In 2001, during a live broadcast over the Internet, Butler wrote a short story over 17 sessions, each lasting two hours. As the author explained of the broadcasts, "What we're trying to do here is reproduce for you what is normally hidden behind the veil of private life."

In 2007, Butler and the French writer Camille Laurens collaborated on a short detective story published in As You Were Saying (Dalkey Archive), a collection of stories by French-American writing teams. Butler and Laurens's effort was described as "vaguely noirish, hip and blandly cosmopolitan" by Jonathan Derbyshire in Prospect Magazine.

Butler taught creative writing at McNeese State Universitymarker in Lake Charles, Louisianamarker, from 1985 to 2000. He then joined the faculty of Florida State Universitymarker as a Francis Eppes Distinguished Professor, holding the Michael Shaara Chair in Creative Writing.

Awards and honors

Butler is a recipient of a Guggenheim Fellowship in fiction and a National Endowment for the Arts grant, and was a finalist for the PEN/Faulkner Award. In 2001 he won a National Magazine Award for "Fair Warning", a short story that was published in the journal Zoetrope: All-Story, and four years later, he won another National Magazine Award for "The One in White", a short story published in The Atlantic Monthly.

In 1993, his first story collection, A Good Scent from a Strange Mountain, won the Pulitzer Prize for fiction. The New York Times praised the book's "startling, dreamlike"stories about the lives of Vietnamese immigrants living in Louisiana, and said it was "remarkable not for its flaws, but for how beautifully it achieves its daring project of making the Vietnamese real."The Pulitzer committee said that the stories "raise the literature of the Vietnam conflict to an original and highly personal new level."

Butler also is the judge of the annual Robert Olen Butler Prize, a short-fiction award founded and sponsored by Del Sol Press.

Marriages

On August 10, 1968 Butler married Carol Supplee. They divorced in January 1972.Who's Who In America 2006

On July 1, 1972 Butler married poet Marylin Geller (now known professionally as Marylin Krepf).They had one child, Joshua Robert Butler (born 1974), and divorced July 1987.

On July 21, 1987 Butler married Maureen Donlan. They divorced in March 1995.

On 23 April 1995, at Tavern on the Greenmarker restaurant in New York Citymarker, Butler married the novelist and playwright Elizabeth Dewberry (born 1963). The couple ended their marriage in July 2007 (The Washington Post reported that they were officially divorced on 19 July), according to an email Butler sent to his graduate students and fellow professors at Florida State University regarding Dewberry's decision to leave him for communications mogul Ted Turner. A controversy arose over the highly personal revelations contained within Butler's email, which was leaked by one of its recipients and subsequently reported on by major international media outlets, such as The Washington Post, The New York Times, and National Public Radio.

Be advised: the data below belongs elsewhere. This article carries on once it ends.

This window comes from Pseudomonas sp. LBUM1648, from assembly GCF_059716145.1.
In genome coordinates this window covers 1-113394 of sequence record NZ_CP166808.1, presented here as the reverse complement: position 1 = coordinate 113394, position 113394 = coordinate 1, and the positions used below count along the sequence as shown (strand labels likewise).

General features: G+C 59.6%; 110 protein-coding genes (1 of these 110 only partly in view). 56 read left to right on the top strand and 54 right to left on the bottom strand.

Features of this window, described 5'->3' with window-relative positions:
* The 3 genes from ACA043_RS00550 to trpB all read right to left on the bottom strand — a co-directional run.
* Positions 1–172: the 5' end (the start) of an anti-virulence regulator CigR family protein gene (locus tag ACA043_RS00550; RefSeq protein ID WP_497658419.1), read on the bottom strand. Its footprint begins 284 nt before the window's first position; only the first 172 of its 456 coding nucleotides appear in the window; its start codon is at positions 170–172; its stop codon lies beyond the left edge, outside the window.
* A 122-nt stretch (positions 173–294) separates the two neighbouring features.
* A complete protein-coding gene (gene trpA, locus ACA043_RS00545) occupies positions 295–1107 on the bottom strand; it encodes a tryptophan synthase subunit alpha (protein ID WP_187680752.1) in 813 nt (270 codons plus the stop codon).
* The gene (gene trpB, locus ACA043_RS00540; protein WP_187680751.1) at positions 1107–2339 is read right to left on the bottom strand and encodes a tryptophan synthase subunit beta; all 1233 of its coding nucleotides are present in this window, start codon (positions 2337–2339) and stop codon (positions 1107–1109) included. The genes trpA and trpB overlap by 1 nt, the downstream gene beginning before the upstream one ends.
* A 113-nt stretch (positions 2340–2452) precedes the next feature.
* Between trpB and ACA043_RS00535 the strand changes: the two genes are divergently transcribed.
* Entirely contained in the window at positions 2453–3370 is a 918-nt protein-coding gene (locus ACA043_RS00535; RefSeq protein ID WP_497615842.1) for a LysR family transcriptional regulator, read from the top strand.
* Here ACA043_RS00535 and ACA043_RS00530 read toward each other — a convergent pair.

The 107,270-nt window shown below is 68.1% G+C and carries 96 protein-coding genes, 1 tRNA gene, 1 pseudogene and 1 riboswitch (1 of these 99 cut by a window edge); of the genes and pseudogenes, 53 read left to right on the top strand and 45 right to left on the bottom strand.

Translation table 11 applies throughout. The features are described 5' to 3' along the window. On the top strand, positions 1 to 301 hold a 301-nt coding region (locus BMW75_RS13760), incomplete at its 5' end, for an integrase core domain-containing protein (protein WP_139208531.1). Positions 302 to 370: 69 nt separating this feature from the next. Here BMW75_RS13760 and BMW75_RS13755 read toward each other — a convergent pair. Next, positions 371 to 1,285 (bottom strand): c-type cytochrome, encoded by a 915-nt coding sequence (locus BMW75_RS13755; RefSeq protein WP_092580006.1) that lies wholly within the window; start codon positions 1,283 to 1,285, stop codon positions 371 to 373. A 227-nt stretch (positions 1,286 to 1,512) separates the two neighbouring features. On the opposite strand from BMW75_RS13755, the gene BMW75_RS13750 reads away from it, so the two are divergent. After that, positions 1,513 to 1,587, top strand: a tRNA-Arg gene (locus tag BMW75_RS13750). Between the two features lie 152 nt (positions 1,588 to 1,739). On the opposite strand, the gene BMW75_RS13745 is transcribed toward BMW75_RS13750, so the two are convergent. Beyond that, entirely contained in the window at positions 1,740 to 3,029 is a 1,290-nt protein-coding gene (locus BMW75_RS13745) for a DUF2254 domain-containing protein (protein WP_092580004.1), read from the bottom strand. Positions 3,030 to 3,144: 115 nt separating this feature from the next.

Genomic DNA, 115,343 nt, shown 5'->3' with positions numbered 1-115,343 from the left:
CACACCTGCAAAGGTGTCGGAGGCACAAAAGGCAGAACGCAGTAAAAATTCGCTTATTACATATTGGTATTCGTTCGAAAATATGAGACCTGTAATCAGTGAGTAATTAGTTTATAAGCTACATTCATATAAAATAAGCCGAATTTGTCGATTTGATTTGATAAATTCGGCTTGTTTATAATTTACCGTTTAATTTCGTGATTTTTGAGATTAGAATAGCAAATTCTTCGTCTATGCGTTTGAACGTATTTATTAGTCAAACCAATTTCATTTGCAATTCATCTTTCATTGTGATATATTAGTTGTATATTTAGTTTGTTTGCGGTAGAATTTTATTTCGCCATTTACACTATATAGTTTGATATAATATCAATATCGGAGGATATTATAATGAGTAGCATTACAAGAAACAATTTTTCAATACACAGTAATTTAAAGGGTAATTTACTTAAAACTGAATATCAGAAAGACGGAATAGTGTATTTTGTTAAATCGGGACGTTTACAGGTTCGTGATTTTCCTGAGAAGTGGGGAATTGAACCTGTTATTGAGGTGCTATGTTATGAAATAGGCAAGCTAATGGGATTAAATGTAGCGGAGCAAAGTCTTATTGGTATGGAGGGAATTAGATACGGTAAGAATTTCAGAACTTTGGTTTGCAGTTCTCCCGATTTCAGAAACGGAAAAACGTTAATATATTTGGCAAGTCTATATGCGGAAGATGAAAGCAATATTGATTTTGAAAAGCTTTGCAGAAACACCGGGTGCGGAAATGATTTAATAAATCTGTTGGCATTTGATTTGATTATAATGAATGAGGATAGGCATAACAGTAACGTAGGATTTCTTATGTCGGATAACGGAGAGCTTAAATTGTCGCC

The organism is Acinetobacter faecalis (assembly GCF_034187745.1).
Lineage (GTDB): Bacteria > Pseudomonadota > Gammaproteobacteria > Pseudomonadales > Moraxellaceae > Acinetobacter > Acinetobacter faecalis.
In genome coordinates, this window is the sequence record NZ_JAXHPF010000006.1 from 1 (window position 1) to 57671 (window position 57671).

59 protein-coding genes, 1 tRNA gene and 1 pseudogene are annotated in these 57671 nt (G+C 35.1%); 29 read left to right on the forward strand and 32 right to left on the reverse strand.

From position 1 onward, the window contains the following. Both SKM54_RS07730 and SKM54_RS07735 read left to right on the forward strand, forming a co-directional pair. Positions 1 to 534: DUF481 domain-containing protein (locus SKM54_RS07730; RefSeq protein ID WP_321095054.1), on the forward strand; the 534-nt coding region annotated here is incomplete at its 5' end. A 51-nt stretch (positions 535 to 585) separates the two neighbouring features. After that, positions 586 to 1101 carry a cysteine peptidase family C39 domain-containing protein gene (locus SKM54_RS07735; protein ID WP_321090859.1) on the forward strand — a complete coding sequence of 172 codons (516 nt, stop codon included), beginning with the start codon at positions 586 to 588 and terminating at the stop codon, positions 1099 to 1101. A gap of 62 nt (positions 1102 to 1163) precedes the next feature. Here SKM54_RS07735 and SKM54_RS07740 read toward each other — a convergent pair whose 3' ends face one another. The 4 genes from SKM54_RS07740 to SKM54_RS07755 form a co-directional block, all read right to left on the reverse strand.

Bibliography

Novels

  • The Alleys of Eden (1981)
  • Sun Dogs (1982)
  • Countrymen of Bones (1983)
  • On Distant Ground (1985)
  • Wabash (1987)
  • The Deuce (1989)
  • They Whisper (1994)
  • The Deep Green Sea (1997)
  • Mr. Spaceman (2000)
  • Fair Warning (2002)
  • Hell (September 2009)


Short story collections



Non-fiction



Other publications

  • Introduction to Vietnam War Literature: A Catalogue (1990)
  • The Robert Olen Butler Prize Stories 2004 (2005)
  • The Robert Olen Butler Prize Stories 2005 (2006)
  • The Robert Olen Butler Prize Stories 2007 (2007)
  • The Robert Olen Butler Prize Stories 2008 (2008)


References

  1. Peter Applebome, "An Author Catapulted Into the Foreground", The New York Times, 20 April 1993
  2. It is now a publication of BNP Media.
  3. Freeman, John.
  4. Butler.


External links

General


Work


Interviews of Butler


Reviews